Later On

A blog written for those whose interests more or less match mine.

Great shave and more ruminations on “novelty” soaps and scents

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An extremely nice result this morning. I did change the blade in the iKon 102 after the first pass, this time using a Gillette 7 O’Clock SharpEdge. I did have the benefit of a two-day stubble (and an extremely good slant), of course, but prep is also good..

As I lathered with Catie’s Bubble Waterlyptus and enjoyed the fragrance, I got to thinking again of what exact is a novelty fragrance.

As a species, we rely as much on vision as dogs do on smell and cats on hearing. I suspect that the languages of each (provided that dogs and cats developed languages) would rely heavily on metaphor in creating words, olfactory metaphors for dogs and auditory metaphors for cats, just as many common words and descriptions we use have implicit visual underpinnings.

So in talking about fragrances, I find I rely on words from a visual orientation (often in spatial terms). Now, mi ne estas odoristo, of course, and professionals who deal with scents (perfumers, chefs, and others) may well have an established vocabulary that works well, but I must go with what I’ve got.

In enjoying the Waterlyptus fragrance this morning, I realized that if it were purely watermelon, it would indeed be a novelty fragrance. I have a dark-chocolate-fragranced soap from Phoenix Artisan (a limited edition Valentine’s Day soap of a few years back), and though I enjoy it, it is clearly a novelty soap since it has but one note to its song. Similarly, I saw a shaving soap a while back that boasted the fragrance of newly cut grass. That’s a nice fragrance, but if that’s all that’s going on, it will not wear well.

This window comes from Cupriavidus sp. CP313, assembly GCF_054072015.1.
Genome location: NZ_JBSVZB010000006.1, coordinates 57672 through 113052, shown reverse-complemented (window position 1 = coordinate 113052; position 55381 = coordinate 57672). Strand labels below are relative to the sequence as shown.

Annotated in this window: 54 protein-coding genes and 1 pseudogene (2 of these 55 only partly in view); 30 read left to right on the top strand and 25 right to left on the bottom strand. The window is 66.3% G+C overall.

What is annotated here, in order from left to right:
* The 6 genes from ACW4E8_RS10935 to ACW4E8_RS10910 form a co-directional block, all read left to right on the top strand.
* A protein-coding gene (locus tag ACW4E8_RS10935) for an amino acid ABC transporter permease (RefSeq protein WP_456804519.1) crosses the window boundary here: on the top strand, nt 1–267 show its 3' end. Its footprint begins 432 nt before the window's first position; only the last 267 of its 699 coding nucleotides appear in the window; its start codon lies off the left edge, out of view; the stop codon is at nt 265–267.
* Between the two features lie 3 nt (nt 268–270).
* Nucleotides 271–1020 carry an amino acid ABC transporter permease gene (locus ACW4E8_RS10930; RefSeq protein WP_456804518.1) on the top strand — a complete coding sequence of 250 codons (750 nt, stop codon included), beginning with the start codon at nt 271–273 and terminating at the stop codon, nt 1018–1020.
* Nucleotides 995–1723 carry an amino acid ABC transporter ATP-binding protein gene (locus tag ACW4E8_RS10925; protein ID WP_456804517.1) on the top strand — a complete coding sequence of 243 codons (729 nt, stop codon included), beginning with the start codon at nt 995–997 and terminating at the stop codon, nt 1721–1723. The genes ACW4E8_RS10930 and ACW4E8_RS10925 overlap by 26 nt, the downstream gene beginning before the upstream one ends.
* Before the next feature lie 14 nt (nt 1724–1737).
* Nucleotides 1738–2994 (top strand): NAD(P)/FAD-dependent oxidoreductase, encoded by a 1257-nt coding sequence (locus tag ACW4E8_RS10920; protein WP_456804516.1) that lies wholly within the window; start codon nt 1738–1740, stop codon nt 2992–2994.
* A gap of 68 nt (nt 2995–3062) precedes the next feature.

What isn’t a novelty fragrance is a fragrance with layers — with depth (two visual metaphors right there). The watermelon fragrance in this soap is balanced by eucalyptus, which makes the fragrance of more lasting interest. Similarly, Meißner Tremonia’s Pink Grapefruit shaving paste (or soap) uses eucalyptus as a counterpoint to the pink grapefruit, and the result is an intriguing soap of enduring appeal. In both cases, eucalyptus modulates and modifies the sweetness of its companion note in the fragrance.

Going from a single note to two is not much (and indeed most shaving soap and aftershave fragrances are complex, with a variety of notes, but still there are some very nice two-note fragrances — cf. Planet Java Hive from Phoenix Artisan: coffee + honey), but it seems to be enough — there’s a jump in complexity and interest, much as in billiards (true billiards — table has no pockets and three balls are used). Play on a billiard table with one ball, and there’s zero interest: you hit the ball and it rolls arund, bouncing off the rails. That will get dull quickly — I’m already bored just writig about it.

Add a second ball, and now you can use the cue to hit the first ball and make it hit the second. That’s (barely) better, but that too would become dull in less than one minute.

Add one more ball. Now you can use the cue to hit the first ball and make it hit both the other two balls. Now we’re talking! (The sudden jump is reminiscent of catastrophe theory.) Add one small restriction — that the cue ball must strike the cushions three times before it hits the second ball — and you’ve not yourself a great game. Watch this (with sound turned off).

A splash of Woods, an aftershave I like because of its intriguing fragrance (but, alas, Saint Charles Shave has closed its doors), finished the shave and lifted my spirits.

Written by Leisureguy

27 April 2020 at 9:02 am

Posted in Shaving

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